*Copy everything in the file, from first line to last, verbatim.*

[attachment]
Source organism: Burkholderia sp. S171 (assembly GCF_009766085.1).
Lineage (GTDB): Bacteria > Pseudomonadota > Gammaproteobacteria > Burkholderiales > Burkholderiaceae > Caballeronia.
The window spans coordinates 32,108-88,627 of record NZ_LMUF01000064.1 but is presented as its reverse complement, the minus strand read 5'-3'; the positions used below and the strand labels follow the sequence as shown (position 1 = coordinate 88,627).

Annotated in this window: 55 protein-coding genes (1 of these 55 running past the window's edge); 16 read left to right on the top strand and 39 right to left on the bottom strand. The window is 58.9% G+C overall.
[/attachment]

Source organism: Burkholderia sp. S171 (assembly GCF_009766085.1).
Lineage (GTDB): Bacteria > Pseudomonadota > Gammaproteobacteria > Burkholderiales > Burkholderiaceae > Caballeronia.
The window spans coordinates 32,108-88,627 of record NZ_LMUF01000064.1 but is presented as its reverse complement, the minus strand read 5'-3'; the positions used below and the strand labels follow the sequence as shown (position 1 = coordinate 88,627).

Annotated in this window: 55 protein-coding genes (1 of these 55 running past the window's edge); 16 read left to right on the top strand and 39 right to left on the bottom strand. The window is 58.9% G+C overall.